1. We only see the outside of life. The events which are common to all alike are external. They are visible objects of superficial observation. But these events do not constitute the whole of experience. The blow that breaks stone only toughens iron. The calamity that is a crushing judgment to one man is a healing tonic to another. When a flood sweeps over a district it leaves behind very different effects; for while it only brings ruin to houses, it brings fertility to fields. So the trouble is only equal externally. If only we could follow it into the experience of different men, we should discover that the inequality has ceased, and that a different effect is produced according to character and condition. While it is a curse to one life, it is a blessing to another.

2. We only see the present experience. Now, and on earth, there seems to be a rough, indiscriminate treatment of men. Here the injustice of equality is too often seen. Bat we must wait for the end. In Job's case the end brought about a complete reversal of the whole course of events. Now God makes his sun to shine and his rain to fall on good and bad alike - favouring equally, as he sometimes chastises equally. But this equality will not continue after death. Wheat and tares grow together, but only until the harvest. There will be a great inequality of treatment, when the one is gathered into the barns, and the other is burned. Surely men should learn to bear the common troubles of life patiently, if they know that beyond them all there is more than compensation: there is fruitful increase, with richest blessings, for the true servants of God who endure patiently. - W.F.A.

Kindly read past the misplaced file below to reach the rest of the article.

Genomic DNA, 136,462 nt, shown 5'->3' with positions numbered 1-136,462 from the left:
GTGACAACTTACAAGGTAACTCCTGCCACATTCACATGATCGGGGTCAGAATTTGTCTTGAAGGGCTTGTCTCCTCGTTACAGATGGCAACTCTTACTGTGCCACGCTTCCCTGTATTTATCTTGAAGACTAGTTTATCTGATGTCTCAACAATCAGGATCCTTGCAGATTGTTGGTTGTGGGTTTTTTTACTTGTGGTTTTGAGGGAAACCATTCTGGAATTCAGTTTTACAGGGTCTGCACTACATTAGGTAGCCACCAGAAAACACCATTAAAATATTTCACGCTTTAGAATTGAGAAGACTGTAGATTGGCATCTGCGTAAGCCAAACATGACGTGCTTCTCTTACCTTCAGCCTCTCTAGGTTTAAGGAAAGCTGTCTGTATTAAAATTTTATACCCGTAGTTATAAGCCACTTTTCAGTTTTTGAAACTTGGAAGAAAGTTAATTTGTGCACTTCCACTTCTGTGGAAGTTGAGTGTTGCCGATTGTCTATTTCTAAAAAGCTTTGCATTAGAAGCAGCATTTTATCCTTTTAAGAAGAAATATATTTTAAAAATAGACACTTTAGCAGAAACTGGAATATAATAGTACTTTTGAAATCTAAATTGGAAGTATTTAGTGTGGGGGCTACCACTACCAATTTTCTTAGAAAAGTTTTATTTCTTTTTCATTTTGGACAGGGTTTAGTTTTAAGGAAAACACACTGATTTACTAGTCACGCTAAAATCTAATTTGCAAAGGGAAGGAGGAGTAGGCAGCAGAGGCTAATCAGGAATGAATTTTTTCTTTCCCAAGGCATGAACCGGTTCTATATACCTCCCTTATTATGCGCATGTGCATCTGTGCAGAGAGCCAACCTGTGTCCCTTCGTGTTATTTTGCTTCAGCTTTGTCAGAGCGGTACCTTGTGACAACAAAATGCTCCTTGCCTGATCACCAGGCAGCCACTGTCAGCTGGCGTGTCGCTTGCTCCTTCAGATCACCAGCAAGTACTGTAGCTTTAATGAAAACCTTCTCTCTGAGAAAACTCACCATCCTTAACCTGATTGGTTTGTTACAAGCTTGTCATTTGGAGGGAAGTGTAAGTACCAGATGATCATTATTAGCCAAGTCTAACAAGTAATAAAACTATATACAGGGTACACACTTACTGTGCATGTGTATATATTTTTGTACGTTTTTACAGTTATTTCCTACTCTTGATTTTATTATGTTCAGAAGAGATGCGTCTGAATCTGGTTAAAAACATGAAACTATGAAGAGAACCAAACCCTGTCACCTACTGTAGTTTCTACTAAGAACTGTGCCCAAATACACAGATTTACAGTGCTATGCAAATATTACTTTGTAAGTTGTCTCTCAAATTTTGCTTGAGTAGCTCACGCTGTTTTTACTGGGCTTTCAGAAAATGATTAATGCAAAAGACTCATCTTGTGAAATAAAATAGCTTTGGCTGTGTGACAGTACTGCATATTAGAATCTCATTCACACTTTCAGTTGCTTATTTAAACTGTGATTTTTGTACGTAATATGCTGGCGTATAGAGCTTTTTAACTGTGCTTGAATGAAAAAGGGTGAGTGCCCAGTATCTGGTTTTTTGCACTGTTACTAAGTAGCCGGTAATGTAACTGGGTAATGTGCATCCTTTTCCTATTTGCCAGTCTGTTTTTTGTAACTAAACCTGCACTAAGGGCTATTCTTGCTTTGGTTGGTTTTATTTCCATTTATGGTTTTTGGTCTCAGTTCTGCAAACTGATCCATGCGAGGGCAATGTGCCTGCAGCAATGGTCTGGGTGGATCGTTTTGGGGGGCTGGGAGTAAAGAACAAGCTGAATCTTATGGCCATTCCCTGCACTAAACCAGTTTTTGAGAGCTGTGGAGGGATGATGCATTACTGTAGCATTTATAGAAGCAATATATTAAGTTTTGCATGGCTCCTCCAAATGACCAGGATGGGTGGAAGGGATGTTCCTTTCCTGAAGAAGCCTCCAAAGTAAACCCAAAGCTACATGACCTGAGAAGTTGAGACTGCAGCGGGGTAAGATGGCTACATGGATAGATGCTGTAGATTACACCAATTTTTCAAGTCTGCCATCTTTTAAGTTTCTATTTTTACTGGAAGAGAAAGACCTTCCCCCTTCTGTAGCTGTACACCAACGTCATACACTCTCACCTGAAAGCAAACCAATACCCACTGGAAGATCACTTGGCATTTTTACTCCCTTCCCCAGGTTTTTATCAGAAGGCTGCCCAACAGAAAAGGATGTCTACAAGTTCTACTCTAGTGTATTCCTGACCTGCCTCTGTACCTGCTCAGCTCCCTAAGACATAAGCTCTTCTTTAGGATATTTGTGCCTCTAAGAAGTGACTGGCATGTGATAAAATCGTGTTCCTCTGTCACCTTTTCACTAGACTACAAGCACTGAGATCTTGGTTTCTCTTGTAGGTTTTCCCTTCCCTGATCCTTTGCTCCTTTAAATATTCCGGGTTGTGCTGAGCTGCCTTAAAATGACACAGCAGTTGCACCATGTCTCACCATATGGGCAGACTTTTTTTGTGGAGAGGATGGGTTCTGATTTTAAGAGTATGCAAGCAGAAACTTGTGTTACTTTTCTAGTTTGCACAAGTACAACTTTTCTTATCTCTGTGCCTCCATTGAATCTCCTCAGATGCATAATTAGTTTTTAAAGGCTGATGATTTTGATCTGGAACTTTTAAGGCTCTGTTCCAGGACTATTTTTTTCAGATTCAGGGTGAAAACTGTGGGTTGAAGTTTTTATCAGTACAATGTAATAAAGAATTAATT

I. SELF-CONTEMPLATION IN REFERENCE TO THE PAST. His life has sped swiftly - like a courier, or the swift boat of the Euphrates or the Nile, or the swooping eagle (vers. 25, 26), and without seeming prosperity. Here he perverts the history of the past; but memory as welt as reason is poisoned.

II. IN REFERENCE TO THE FUTURE. (Vers. 27, 28.) Hope has broken its wing. The effort to remove the gloom from his brow is useless, unless he could remove the weight frown his heart. That - the sense of the disfavour of God - comes roiling back from every effort, like the stone of Sisyphus.

III. THE VANITY OF MORAL ENDEAVOUR. (Vers. 29-31.) He feels himself as under an absolute decree of guilt which no earthly power can possibly remove. Should he use snow-water and lye, i.e. employ all means to justify himself, still his absolute Judge would plunge him back into a state of horrible pollution.

IV. THE INEQUALITY OF THE STRIFE BETWEEN MAN AND GOD. Were it between man and man, he has no doubt of the success of his cause.

V. THE WANT OF A COUNT OF APPEAL. (Vers. 32, 33.) There is no "daysman," or arbitrator, who can lay the hand of authority upon both of us, and, by determining the cause, bring the strife to an end.

VI. PASSIONATE APPEAL AND RESOLVE. The appeal is for freedom of speech (vers. 34, 35; Job 10:1, 2). The last, or one of the last, boons that honourable men can be disposed to deny to the oppressed; one that God will never deny to his intelligent creatures. Yet Job, overcome by the dogmatism of his friends, seems to think it is now denied him. The resolve is that since life has now become a weariness and a disgust, he will give free way to words, regardless of consequences. In reviewing this wild complaint of an unhinged intelligence, we may learn the following lessons: